Unfortunately Kennedy had multiple episodes of hyperammonemia in April and May that put her back in the hospital. Her genetic disorder was proving to be more difficult to control than originally anticipated. Every episode of elevated ammonia puts Kennedy at risk for other health issues – seizures, brain damage, etc. At this point her team agreed that we should consider a liver transplant. A liver transplant is considered a cure for Kennedy’s genetic disorder…it will give her access to a better quality of life and will remove the risk of brain damage and other issues from the intermittent elevated ammonia levels. We understand the risk and dangers of the transplant, but believe this is the best option for Kennedy. We have partnered with the Children’s Organ Transplant Association (COTA) for assistance with transplant-related expenses.

So, thank you. Thank you to everyone taking the time to read our story and donate to COTA in honor of Kennedy. We appreciate everything our friends, family, coworkers, and communities have done for us and continue to do for us. We appreciate it more than we can explain. It truly does take a village. And we are so lucky to have ours.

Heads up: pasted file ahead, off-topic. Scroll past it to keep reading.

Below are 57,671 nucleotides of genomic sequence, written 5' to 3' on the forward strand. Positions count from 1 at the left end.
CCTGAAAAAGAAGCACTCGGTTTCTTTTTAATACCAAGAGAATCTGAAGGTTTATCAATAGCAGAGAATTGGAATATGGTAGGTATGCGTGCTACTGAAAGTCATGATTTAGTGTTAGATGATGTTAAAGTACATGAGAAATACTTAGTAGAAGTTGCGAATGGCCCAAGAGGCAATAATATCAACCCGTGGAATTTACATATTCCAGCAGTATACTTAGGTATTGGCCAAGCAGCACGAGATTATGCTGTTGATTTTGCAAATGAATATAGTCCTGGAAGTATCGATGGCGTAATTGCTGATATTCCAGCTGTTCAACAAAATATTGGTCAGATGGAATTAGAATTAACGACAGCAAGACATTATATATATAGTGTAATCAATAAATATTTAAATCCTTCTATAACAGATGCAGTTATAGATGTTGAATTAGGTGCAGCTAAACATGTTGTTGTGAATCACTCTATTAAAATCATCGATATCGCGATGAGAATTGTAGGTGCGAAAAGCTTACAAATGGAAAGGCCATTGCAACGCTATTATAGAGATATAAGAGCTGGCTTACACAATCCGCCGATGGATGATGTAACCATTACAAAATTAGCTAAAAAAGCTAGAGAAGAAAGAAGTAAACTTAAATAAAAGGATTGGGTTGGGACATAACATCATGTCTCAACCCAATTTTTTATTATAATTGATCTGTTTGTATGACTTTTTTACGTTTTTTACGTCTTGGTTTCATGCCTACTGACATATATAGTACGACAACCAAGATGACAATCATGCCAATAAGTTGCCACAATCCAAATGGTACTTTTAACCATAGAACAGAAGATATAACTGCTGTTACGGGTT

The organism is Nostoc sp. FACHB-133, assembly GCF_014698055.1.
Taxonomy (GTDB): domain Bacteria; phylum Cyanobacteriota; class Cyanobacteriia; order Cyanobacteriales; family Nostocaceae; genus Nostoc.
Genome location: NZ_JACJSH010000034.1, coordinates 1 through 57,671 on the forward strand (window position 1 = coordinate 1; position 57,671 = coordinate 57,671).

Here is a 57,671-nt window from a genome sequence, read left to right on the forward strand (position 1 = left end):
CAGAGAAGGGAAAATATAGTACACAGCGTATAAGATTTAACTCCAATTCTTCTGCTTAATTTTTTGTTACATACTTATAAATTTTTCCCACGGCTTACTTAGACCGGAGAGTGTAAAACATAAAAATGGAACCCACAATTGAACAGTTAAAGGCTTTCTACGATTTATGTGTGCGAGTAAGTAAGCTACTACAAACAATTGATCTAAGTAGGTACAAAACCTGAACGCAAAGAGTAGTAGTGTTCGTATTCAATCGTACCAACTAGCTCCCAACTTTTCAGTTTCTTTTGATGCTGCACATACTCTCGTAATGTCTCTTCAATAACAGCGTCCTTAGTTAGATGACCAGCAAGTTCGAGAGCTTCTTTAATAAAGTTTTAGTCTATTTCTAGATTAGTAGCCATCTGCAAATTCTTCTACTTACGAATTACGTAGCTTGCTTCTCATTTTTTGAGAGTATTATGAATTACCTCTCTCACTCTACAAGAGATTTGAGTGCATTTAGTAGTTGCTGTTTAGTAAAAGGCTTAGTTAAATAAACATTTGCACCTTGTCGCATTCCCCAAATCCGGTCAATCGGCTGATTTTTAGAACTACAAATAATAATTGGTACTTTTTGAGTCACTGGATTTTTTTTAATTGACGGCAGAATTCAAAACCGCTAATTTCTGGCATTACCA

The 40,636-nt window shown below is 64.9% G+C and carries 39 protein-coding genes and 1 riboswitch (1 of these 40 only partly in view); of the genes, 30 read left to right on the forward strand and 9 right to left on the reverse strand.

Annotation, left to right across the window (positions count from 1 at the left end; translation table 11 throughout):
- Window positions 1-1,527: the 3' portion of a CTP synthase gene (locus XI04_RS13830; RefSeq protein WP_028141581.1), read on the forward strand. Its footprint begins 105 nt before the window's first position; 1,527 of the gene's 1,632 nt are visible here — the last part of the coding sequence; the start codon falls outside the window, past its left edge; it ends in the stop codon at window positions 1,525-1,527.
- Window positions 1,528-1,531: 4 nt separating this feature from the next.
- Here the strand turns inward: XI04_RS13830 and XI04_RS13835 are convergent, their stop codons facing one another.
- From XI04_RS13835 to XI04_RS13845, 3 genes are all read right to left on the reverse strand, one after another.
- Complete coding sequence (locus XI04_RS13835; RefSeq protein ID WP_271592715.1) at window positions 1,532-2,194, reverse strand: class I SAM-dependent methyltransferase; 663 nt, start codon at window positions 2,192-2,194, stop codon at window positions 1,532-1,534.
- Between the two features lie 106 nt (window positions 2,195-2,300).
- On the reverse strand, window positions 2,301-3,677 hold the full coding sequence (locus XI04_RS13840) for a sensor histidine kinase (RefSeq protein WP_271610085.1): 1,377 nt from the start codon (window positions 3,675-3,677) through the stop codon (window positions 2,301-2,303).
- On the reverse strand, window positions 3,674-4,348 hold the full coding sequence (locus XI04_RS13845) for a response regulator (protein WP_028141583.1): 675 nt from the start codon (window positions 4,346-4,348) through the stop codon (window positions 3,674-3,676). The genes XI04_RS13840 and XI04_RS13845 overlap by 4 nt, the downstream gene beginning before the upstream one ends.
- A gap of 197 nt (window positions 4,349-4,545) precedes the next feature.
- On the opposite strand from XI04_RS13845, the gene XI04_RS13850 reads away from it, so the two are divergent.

*We will do our best to update this page regularly as we are on this journey. It may be awhile before our next post, depending on when Kennedy actually has her liver transplant.

The Children’s Organ Transplant Association (COTA) helps children and young adults who need a life-saving transplant by providing fundraising assistance and family support. COTA is the nation’s only fundraising organization solely dedicated to raising life-saving dollars in honor of transplant-needy children and young adults. 100% of each contribution made to COTA in honor of our patients helps meet transplant-related expenses. COTA’s services are free to our families, and gifts to COTA are tax deductible to the fullest extent of the law.